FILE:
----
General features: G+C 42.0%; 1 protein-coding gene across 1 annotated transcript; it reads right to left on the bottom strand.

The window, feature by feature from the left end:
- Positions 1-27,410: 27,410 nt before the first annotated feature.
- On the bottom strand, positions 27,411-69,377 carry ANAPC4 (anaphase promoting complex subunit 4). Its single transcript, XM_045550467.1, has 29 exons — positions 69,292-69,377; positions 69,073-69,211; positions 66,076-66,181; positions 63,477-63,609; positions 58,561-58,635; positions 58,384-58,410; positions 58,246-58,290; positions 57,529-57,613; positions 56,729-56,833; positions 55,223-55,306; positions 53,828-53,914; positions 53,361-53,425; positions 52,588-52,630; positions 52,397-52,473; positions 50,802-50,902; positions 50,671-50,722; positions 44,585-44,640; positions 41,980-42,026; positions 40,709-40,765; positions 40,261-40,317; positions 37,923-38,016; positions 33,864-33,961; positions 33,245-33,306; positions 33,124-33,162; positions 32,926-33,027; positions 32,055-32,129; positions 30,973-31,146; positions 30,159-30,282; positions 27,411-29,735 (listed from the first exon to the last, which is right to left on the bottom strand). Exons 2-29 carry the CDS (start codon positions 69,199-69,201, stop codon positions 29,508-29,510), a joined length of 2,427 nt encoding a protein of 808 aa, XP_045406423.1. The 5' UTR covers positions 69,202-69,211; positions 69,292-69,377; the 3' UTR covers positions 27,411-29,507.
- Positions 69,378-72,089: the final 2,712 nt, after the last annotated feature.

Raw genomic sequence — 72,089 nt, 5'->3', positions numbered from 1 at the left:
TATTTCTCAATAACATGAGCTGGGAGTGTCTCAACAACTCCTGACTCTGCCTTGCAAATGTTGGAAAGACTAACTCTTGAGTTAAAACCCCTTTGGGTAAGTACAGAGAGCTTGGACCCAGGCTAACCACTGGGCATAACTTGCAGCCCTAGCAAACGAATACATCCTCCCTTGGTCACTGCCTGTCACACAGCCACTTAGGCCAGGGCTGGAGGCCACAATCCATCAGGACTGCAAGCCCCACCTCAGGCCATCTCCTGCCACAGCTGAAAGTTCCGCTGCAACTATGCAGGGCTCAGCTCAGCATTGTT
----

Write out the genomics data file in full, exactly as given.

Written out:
General features: G+C 42.0%; 1 protein-coding gene across 1 annotated transcript; it reads right to left on the bottom strand.

The window, feature by feature from the left end:
- Positions 1-27,410: 27,410 nt before the first annotated feature.
- On the bottom strand, positions 27,411-69,377 carry ANAPC4 (anaphase promoting complex subunit 4). Its single transcript, XM_045550467.1, has 29 exons — positions 69,292-69,377; positions 69,073-69,211; positions 66,076-66,181; positions 63,477-63,609; positions 58,561-58,635; positions 58,384-58,410; positions 58,246-58,290; positions 57,529-57,613; positions 56,729-56,833; positions 55,223-55,306; positions 53,828-53,914; positions 53,361-53,425; positions 52,588-52,630; positions 52,397-52,473; positions 50,802-50,902; positions 50,671-50,722; positions 44,585-44,640; positions 41,980-42,026; positions 40,709-40,765; positions 40,261-40,317; positions 37,923-38,016; positions 33,864-33,961; positions 33,245-33,306; positions 33,124-33,162; positions 32,926-33,027; positions 32,055-32,129; positions 30,973-31,146; positions 30,159-30,282; positions 27,411-29,735 (listed from the first exon to the last, which is right to left on the bottom strand). Exons 2-29 carry the CDS (start codon positions 69,199-69,201, stop codon positions 29,508-29,510), a joined length of 2,427 nt encoding a protein of 808 aa, XP_045406423.1. The 5' UTR covers positions 69,202-69,211; positions 69,292-69,377; the 3' UTR covers positions 27,411-29,507.
- Positions 69,378-72,089: the final 2,712 nt, after the last annotated feature.

Raw genomic sequence — 72,089 nt, 5'->3', positions numbered from 1 at the left:
TATTTCTCAATAACATGAGCTGGGAGTGTCTCAACAACTCCTGACTCTGCCTTGCAAATGTTGGAAAGACTAACTCTTGAGTTAAAACCCCTTTGGGTAAGTACAGAGAGCTTGGACCCAGGCTAACCACTGGGCATAACTTGCAGCCCTAGCAAACGAATACATCCTCCCTTGGTCACTGCCTGTCACACAGCCACTTAGGCCAGGGCTGGAGGCCACAATCCATCAGGACTGCAAGCCCCACCTCAGGCCATCTCCTGCCACAGCTGAAAGTTCCGCTGCAACTATGCAGGGCTCAGCTCAGCATTGTT